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During our 90-day stay in Rome which kicked off our one-year journey, we tried to see the Colosseum several times but the lines were just crazy. They were actually around the entire structure and something we were not willing to do. We had actually seen this ruin on a previous trip to Italy several years ago. After all, it was cold and we were going to be in Rome until the end of February, we would try again.
We waited until after the new year and the locals were correct, we had the place to ourselves. In fact, we actually went on the “free Sunday” which is the first Sunday of each month, and practically walked right in! P-E-R-F-E-C-T-O!
The Colosseum is a main symbol of Rome and has almost 2,000 years of history. This Roman ruin was also known as the Flavian Amphitheater and was opened in 80AD.
During our recent visit, we discovered that it was once covered by a huge canvas awning and held over 50,000 people. On display inside the Colosseum was a model of what it once looked like. If you look at the photo below, look at all the statues that were once standing on the top all around the arena; I never knew they were once there!
The outer walls have three levels of arches and the niches on the 2nd and 3rd story were once filled with marble statues. In addition, the upper level had tall masts that held the awning over the arena, consequently shielding the spectators from sun and rain. There were also 80 arches that allowed the spectators to enter and exit in just a matter of minutes. Too bad we don’t have this type of system in our stadiums today; especially after the conclusion of a football or baseball game!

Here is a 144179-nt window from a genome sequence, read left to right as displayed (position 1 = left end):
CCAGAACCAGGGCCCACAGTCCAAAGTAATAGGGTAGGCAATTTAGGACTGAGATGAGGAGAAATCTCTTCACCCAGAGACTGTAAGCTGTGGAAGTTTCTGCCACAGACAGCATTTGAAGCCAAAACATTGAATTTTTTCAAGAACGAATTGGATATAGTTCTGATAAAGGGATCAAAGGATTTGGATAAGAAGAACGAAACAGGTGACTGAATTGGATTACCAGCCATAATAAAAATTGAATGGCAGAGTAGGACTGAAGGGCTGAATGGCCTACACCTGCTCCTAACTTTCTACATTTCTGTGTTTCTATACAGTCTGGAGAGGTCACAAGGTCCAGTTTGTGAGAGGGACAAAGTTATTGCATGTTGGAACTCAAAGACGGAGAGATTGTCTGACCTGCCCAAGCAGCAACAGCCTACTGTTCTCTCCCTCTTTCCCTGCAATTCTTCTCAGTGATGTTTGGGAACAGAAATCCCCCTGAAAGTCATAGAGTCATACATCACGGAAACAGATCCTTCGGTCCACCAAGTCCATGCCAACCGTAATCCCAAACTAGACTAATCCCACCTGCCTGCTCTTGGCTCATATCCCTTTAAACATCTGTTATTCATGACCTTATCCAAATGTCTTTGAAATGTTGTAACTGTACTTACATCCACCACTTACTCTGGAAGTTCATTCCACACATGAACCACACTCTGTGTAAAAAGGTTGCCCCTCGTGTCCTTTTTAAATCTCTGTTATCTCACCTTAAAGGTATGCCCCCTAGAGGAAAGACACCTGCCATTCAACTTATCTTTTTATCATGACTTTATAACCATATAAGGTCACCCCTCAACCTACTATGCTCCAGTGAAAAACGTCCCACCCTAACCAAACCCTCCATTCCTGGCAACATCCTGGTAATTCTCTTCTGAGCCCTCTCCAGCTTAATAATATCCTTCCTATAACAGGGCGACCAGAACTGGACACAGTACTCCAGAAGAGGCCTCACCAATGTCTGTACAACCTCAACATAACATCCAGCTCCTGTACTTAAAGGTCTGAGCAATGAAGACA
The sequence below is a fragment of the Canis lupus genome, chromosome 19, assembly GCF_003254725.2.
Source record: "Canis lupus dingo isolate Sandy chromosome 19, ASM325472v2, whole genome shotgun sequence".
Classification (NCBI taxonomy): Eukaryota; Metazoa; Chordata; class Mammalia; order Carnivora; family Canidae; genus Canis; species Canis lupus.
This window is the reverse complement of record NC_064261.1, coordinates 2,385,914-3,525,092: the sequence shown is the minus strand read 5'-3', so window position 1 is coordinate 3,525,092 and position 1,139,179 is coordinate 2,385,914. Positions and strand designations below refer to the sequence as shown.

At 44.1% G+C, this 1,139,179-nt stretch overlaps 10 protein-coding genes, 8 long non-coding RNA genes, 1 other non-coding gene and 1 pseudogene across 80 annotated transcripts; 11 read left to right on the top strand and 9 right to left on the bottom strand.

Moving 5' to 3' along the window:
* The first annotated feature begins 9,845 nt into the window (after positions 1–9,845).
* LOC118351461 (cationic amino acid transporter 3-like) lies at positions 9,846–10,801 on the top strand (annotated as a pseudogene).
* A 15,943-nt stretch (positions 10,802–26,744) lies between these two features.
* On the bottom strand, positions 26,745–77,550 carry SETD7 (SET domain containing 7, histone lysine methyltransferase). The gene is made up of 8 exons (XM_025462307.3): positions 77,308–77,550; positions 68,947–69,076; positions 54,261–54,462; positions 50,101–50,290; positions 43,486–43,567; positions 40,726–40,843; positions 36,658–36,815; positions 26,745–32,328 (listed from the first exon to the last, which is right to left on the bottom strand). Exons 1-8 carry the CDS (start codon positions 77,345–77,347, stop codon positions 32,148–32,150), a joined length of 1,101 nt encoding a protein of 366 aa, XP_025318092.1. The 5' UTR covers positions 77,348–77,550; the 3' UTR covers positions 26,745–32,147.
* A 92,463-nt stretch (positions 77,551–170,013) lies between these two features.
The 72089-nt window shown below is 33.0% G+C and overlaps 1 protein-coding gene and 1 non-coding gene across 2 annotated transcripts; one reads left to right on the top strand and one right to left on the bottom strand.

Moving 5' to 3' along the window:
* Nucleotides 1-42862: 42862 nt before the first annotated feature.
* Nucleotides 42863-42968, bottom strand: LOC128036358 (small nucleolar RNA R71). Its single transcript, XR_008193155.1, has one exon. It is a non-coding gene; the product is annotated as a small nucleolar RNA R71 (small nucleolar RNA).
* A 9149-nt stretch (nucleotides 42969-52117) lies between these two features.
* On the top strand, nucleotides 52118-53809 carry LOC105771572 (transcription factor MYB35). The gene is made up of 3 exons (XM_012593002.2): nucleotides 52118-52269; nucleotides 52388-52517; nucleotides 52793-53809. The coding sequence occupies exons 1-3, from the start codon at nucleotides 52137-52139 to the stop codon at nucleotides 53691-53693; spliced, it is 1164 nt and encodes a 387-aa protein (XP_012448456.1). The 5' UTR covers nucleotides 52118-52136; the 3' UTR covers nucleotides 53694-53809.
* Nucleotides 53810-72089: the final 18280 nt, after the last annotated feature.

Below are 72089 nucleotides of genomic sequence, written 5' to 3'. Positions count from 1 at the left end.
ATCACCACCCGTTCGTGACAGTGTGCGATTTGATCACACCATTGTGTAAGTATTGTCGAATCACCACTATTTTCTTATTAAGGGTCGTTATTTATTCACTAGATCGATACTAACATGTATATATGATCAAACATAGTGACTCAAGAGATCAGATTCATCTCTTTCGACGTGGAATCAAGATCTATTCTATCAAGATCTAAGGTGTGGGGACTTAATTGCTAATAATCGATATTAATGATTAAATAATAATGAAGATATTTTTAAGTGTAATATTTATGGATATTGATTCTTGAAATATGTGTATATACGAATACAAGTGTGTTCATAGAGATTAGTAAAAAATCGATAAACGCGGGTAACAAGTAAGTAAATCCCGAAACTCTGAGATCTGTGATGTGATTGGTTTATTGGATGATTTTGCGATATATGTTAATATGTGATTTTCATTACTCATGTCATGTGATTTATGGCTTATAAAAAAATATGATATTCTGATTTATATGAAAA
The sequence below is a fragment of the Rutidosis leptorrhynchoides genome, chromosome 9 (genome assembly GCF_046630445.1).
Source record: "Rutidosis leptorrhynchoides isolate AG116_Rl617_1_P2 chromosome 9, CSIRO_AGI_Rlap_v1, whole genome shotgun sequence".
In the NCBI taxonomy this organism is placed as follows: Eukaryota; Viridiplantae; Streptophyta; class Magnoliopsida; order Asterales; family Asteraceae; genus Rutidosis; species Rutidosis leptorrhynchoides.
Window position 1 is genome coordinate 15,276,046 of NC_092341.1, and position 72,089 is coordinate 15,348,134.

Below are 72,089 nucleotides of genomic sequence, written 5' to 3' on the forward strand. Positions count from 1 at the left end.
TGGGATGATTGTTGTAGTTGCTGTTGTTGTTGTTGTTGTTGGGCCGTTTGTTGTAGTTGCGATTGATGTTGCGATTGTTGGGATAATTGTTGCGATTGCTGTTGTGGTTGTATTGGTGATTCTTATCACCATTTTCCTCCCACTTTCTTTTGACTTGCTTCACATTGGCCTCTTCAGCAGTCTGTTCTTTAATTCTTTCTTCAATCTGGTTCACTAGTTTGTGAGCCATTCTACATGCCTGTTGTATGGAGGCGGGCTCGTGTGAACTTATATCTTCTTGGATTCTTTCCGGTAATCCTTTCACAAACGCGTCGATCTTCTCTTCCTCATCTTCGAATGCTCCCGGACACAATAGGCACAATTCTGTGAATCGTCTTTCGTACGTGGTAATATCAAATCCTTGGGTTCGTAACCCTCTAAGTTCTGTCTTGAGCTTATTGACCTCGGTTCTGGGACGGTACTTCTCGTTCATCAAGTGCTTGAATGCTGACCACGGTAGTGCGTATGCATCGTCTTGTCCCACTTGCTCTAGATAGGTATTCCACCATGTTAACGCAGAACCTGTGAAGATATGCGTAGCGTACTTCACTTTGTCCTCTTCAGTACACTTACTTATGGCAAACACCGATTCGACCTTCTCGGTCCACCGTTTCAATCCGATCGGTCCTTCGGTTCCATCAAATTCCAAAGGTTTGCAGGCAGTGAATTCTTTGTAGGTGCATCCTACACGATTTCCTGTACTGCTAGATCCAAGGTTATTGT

The interior was divided into three parts: the arena, cavea, and podium. The cavea was for spectator seating and was divided into three tiers. The senior officials sat in the lowest tier, the wealthy citizens sat in the middle tier, and the peasants and women in the highest tier. A broad terrace called the “podium” was in front of the tiers of seats and was reserved for the emperors and senators.
The Colosseum is one of Rome’s greatest tourist attractions and each year almost 6 million tourists visit the beautiful arena. On July 7, 2007, the Colosseum became one of the Seven Wonders of the Modern World.
Finally, tickets to enter the Colosseum can be purchased from a booth located between it and Palatine Hill. With the purchase of one ticket, you get to visit both sites. Arrive early to get a jump on the lines or if you are visiting several sights throughout the city, consider purchasing a Roma Pass which is a discount card that offers free entrance without having to wait in line. Another option is to plan your trip for January or February when you will have the place almost to yourselves!